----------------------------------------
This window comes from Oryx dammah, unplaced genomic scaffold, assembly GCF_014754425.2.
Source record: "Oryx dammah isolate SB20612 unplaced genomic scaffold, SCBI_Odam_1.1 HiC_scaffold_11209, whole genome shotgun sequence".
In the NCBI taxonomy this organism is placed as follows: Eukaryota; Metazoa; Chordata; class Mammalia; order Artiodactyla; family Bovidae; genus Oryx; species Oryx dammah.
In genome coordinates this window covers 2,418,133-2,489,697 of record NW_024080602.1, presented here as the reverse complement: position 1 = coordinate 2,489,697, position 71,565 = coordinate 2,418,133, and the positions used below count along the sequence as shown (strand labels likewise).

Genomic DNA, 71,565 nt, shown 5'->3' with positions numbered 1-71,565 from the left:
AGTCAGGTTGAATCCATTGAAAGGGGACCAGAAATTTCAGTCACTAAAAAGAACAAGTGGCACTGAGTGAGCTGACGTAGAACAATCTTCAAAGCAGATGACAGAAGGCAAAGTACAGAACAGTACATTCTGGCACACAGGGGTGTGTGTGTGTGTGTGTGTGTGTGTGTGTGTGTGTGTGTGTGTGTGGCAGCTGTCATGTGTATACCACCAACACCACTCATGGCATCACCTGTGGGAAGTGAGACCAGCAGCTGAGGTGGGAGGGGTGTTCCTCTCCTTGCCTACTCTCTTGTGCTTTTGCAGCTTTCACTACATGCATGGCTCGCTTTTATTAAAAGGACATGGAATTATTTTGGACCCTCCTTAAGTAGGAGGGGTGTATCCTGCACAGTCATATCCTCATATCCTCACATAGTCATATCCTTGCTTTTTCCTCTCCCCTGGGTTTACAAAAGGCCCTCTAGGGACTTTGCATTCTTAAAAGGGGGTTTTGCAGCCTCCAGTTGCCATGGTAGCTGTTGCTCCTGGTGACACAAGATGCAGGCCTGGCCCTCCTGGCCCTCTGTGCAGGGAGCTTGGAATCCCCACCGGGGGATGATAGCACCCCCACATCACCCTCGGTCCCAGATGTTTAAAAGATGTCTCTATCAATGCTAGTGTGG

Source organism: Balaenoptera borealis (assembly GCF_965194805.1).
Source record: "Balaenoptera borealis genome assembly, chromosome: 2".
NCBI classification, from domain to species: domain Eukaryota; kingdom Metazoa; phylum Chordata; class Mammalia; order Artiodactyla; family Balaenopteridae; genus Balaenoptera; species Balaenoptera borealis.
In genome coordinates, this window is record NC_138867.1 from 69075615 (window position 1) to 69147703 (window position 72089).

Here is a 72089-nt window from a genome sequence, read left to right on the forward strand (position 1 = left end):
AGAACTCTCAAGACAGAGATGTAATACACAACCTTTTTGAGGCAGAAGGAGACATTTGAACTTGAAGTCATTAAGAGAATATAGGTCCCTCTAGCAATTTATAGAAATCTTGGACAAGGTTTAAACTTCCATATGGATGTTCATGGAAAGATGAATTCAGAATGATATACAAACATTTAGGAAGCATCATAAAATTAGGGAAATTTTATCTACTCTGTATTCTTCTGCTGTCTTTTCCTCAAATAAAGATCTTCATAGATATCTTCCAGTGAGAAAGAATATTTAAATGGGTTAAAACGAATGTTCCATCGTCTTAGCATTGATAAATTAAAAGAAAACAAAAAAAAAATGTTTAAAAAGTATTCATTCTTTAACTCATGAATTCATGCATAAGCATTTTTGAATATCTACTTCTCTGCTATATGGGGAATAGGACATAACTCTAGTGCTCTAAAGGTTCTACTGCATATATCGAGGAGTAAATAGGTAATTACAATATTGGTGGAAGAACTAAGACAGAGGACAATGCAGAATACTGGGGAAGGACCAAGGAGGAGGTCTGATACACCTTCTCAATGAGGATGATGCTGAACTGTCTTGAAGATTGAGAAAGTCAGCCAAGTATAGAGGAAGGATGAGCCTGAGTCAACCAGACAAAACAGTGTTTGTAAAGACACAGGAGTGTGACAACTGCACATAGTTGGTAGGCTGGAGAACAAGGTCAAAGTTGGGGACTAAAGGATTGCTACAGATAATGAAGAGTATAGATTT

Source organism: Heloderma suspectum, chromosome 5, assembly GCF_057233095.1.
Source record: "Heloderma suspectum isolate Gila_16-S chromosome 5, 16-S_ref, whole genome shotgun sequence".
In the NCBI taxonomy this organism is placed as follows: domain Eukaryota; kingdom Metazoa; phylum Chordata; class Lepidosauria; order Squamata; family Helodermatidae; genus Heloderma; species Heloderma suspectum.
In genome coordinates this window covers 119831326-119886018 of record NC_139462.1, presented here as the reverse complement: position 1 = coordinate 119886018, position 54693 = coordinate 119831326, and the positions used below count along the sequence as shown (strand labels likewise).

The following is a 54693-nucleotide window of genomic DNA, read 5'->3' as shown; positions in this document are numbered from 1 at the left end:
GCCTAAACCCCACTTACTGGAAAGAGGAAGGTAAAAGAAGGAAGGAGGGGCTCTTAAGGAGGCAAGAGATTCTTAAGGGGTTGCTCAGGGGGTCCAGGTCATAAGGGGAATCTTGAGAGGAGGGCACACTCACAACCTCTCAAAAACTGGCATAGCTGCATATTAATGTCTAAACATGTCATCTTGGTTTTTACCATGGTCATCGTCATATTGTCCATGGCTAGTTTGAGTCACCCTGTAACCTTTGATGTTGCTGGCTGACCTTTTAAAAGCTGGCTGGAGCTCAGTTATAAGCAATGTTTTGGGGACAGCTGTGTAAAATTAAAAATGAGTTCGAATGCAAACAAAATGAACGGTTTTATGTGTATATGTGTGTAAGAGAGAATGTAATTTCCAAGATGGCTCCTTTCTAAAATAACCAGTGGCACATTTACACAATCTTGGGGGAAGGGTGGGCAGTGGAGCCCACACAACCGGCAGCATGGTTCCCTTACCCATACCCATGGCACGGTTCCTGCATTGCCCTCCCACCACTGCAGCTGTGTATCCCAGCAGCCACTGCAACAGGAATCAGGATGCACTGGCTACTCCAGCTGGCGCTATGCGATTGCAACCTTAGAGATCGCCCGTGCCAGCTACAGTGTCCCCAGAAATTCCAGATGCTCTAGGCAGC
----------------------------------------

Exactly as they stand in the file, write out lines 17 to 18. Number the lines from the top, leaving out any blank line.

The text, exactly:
The following is a 54693-nucleotide window of genomic DNA, read 5'->3' as shown; positions in this document are numbered from 1 at the left end:
GCCTAAACCCCACTTACTGGAAAGAGGAAGGTAAAAGAAGGAAGGAGGGGCTCTTAAGGAGGCAAGAGATTCTTAAGGGGTTGCTCAGGGGGTCCAGGTCATAAGGGGAATCTTGAGAGGAGGGCACACTCACAACCTCTCAAAAACTGGCATAGCTGCATATTAATGTCTAAACATGTCATCTTGGTTTTTACCATGGTCATCGTCATATTGTCCATGGCTAGTTTGAGTCACCCTGTAACCTTTGATGTTGCTGGCTGACCTTTTAAAAGCTGGCTGGAGCTCAGTTATAAGCAATGTTTTGGGGACAGCTGTGTAAAATTAAAAATGAGTTCGAATGCAAACAAAATGAACGGTTTTATGTGTATATGTGTGTAAGAGAGAATGTAATTTCCAAGATGGCTCCTTTCTAAAATAACCAGTGGCACATTTACACAATCTTGGGGGAAGGGTGGGCAGTGGAGCCCACACAACCGGCAGCATGGTTCCCTTACCCATACCCATGGCACGGTTCCTGCATTGCCCTCCCACCACTGCAGCTGTGTATCCCAGCAGCCACTGCAACAGGAATCAGGATGCACTGGCTACTCCAGCTGGCGCTATGCGATTGCAACCTTAGAGATCGCCCGTGCCAGCTACAGTGTCCCCAGAAATTCCAGATGCTCTAGGCAGC